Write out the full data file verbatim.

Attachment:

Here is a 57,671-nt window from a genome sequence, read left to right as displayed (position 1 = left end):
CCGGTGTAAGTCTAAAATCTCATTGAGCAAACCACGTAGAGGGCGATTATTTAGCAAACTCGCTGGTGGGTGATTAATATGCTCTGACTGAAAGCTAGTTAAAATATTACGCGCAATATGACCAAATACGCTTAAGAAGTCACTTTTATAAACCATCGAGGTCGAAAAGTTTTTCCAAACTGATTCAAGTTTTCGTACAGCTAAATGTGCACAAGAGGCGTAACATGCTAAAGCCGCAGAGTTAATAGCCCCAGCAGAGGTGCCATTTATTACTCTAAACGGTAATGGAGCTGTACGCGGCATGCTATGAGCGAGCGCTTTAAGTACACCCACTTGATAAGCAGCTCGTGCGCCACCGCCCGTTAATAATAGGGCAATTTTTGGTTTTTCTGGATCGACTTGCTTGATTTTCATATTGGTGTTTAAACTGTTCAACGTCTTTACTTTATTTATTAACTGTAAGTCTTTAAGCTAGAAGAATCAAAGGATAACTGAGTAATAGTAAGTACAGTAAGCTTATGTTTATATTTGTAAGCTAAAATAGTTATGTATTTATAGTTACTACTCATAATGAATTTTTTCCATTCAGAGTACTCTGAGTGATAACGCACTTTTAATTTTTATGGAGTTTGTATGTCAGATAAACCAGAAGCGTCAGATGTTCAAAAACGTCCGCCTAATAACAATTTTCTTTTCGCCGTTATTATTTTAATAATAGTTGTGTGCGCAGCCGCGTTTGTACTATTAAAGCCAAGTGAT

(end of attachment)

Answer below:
Here is a 57,671-nt window from a genome sequence, read left to right as displayed (position 1 = left end):
CCGGTGTAAGTCTAAAATCTCATTGAGCAAACCACGTAGAGGGCGATTATTTAGCAAACTCGCTGGTGGGTGATTAATATGCTCTGACTGAAAGCTAGTTAAAATATTACGCGCAATATGACCAAATACGCTTAAGAAGTCACTTTTATAAACCATCGAGGTCGAAAAGTTTTTCCAAACTGATTCAAGTTTTCGTACAGCTAAATGTGCACAAGAGGCGTAACATGCTAAAGCCGCAGAGTTAATAGCCCCAGCAGAGGTGCCATTTATTACTCTAAACGGTAATGGAGCTGTACGCGGCATGCTATGAGCGAGCGCTTTAAGTACACCCACTTGATAAGCAGCTCGTGCGCCACCGCCCGTTAATAATAGGGCAATTTTTGGTTTTTCTGGATCGACTTGCTTGATTTTCATATTGGTGTTTAAACTGTTCAACGTCTTTACTTTATTTATTAACTGTAAGTCTTTAAGCTAGAAGAATCAAAGGATAACTGAGTAATAGTAAGTACAGTAAGCTTATGTTTATATTTGTAAGCTAAAATAGTTATGTATTTATAGTTACTACTCATAATGAATTTTTTCCATTCAGAGTACTCTGAGTGATAACGCACTTTTAATTTTTATGGAGTTTGTATGTCAGATAAACCAGAAGCGTCAGATGTTCAAAAACGTCCGCCTAATAACAATTTTCTTTTCGCCGTTATTATTTTAATAATAGTTGTGTGCGCAGCCGCGTTTGTACTATTAAAGCCAAGTGAT